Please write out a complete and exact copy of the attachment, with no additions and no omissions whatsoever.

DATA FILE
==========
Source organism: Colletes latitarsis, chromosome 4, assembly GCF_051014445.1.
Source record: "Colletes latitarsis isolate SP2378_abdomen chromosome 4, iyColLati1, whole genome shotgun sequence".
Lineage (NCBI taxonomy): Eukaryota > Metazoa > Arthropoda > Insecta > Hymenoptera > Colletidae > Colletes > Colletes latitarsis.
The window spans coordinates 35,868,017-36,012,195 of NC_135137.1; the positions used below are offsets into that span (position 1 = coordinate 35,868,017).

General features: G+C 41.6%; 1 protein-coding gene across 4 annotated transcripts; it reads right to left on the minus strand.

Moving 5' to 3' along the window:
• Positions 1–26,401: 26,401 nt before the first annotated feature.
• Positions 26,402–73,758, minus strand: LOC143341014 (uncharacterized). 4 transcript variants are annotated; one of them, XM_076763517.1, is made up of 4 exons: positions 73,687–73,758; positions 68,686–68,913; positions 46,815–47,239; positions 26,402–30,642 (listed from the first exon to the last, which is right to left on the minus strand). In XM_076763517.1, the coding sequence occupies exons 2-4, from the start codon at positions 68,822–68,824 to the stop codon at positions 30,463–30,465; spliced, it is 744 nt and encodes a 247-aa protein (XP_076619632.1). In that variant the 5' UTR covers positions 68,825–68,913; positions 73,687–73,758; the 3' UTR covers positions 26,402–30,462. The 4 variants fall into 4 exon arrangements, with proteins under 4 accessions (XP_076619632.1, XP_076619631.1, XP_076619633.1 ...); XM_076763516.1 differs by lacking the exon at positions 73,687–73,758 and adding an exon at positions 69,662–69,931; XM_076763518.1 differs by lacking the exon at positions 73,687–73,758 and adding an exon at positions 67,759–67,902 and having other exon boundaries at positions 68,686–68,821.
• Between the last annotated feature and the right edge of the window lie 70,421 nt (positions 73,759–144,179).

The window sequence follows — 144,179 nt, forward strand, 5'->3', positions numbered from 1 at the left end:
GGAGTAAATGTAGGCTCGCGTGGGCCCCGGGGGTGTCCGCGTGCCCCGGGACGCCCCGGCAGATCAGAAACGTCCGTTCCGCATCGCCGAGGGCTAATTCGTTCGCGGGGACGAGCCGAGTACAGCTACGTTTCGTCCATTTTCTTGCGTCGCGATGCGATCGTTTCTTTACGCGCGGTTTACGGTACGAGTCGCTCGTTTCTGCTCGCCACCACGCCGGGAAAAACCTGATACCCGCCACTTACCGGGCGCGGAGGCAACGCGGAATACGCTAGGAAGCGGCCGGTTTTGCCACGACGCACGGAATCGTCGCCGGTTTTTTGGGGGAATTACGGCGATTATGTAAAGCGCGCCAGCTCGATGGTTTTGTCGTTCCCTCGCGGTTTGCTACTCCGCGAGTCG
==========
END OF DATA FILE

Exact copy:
Source organism: Colletes latitarsis, chromosome 4, assembly GCF_051014445.1.
Source record: "Colletes latitarsis isolate SP2378_abdomen chromosome 4, iyColLati1, whole genome shotgun sequence".
Lineage (NCBI taxonomy): Eukaryota > Metazoa > Arthropoda > Insecta > Hymenoptera > Colletidae > Colletes > Colletes latitarsis.
The window spans coordinates 35,868,017-36,012,195 of NC_135137.1; the positions used below are offsets into that span (position 1 = coordinate 35,868,017).

General features: G+C 41.6%; 1 protein-coding gene across 4 annotated transcripts; it reads right to left on the minus strand.

Moving 5' to 3' along the window:
• Positions 1–26,401: 26,401 nt before the first annotated feature.
• Positions 26,402–73,758, minus strand: LOC143341014 (uncharacterized). 4 transcript variants are annotated; one of them, XM_076763517.1, is made up of 4 exons: positions 73,687–73,758; positions 68,686–68,913; positions 46,815–47,239; positions 26,402–30,642 (listed from the first exon to the last, which is right to left on the minus strand). In XM_076763517.1, the coding sequence occupies exons 2-4, from the start codon at positions 68,822–68,824 to the stop codon at positions 30,463–30,465; spliced, it is 744 nt and encodes a 247-aa protein (XP_076619632.1). In that variant the 5' UTR covers positions 68,825–68,913; positions 73,687–73,758; the 3' UTR covers positions 26,402–30,462. The 4 variants fall into 4 exon arrangements, with proteins under 4 accessions (XP_076619632.1, XP_076619631.1, XP_076619633.1 ...); XM_076763516.1 differs by lacking the exon at positions 73,687–73,758 and adding an exon at positions 69,662–69,931; XM_076763518.1 differs by lacking the exon at positions 73,687–73,758 and adding an exon at positions 67,759–67,902 and having other exon boundaries at positions 68,686–68,821.
• Between the last annotated feature and the right edge of the window lie 70,421 nt (positions 73,759–144,179).

The window sequence follows — 144,179 nt, forward strand, 5'->3', positions numbered from 1 at the left end:
GGAGTAAATGTAGGCTCGCGTGGGCCCCGGGGGTGTCCGCGTGCCCCGGGACGCCCCGGCAGATCAGAAACGTCCGTTCCGCATCGCCGAGGGCTAATTCGTTCGCGGGGACGAGCCGAGTACAGCTACGTTTCGTCCATTTTCTTGCGTCGCGATGCGATCGTTTCTTTACGCGCGGTTTACGGTACGAGTCGCTCGTTTCTGCTCGCCACCACGCCGGGAAAAACCTGATACCCGCCACTTACCGGGCGCGGAGGCAACGCGGAATACGCTAGGAAGCGGCCGGTTTTGCCACGACGCACGGAATCGTCGCCGGTTTTTTGGGGGAATTACGGCGATTATGTAAAGCGCGCCAGCTCGATGGTTTTGTCGTTCCCTCGCGGTTTGCTACTCCGCGAGTCG